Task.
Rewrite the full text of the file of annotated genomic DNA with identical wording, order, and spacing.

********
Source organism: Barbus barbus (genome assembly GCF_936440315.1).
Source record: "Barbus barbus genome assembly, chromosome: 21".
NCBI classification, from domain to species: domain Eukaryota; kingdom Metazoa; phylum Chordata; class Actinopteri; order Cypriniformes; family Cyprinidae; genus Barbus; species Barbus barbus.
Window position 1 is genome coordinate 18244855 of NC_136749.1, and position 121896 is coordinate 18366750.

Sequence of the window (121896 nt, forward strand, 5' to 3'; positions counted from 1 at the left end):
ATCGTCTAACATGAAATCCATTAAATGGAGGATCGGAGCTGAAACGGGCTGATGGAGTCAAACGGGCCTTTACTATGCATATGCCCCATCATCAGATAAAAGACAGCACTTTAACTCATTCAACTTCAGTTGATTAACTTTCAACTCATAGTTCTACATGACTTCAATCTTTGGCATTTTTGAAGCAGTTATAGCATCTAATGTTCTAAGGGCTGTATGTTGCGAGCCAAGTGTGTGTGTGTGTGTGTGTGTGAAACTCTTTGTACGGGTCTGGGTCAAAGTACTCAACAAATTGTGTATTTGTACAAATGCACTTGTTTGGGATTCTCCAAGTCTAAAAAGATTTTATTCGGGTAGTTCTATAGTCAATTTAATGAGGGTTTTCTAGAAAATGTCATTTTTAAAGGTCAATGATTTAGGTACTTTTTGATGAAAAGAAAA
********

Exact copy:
Source organism: Barbus barbus (genome assembly GCF_936440315.1).
Source record: "Barbus barbus genome assembly, chromosome: 21".
NCBI classification, from domain to species: domain Eukaryota; kingdom Metazoa; phylum Chordata; class Actinopteri; order Cypriniformes; family Cyprinidae; genus Barbus; species Barbus barbus.
Window position 1 is genome coordinate 18244855 of NC_136749.1, and position 121896 is coordinate 18366750.

Sequence of the window (121896 nt, forward strand, 5' to 3'; positions counted from 1 at the left end):
ATCGTCTAACATGAAATCCATTAAATGGAGGATCGGAGCTGAAACGGGCTGATGGAGTCAAACGGGCCTTTACTATGCATATGCCCCATCATCAGATAAAAGACAGCACTTTAACTCATTCAACTTCAGTTGATTAACTTTCAACTCATAGTTCTACATGACTTCAATCTTTGGCATTTTTGAAGCAGTTATAGCATCTAATGTTCTAAGGGCTGTATGTTGCGAGCCAAGTGTGTGTGTGTGTGTGTGTGTGAAACTCTTTGTACGGGTCTGGGTCAAAGTACTCAACAAATTGTGTATTTGTACAAATGCACTTGTTTGGGATTCTCCAAGTCTAAAAAGATTTTATTCGGGTAGTTCTATAGTCAATTTAATGAGGGTTTTCTAGAAAATGTCATTTTTAAAGGTCAATGATTTAGGTACTTTTTGATGAAAAGAAAA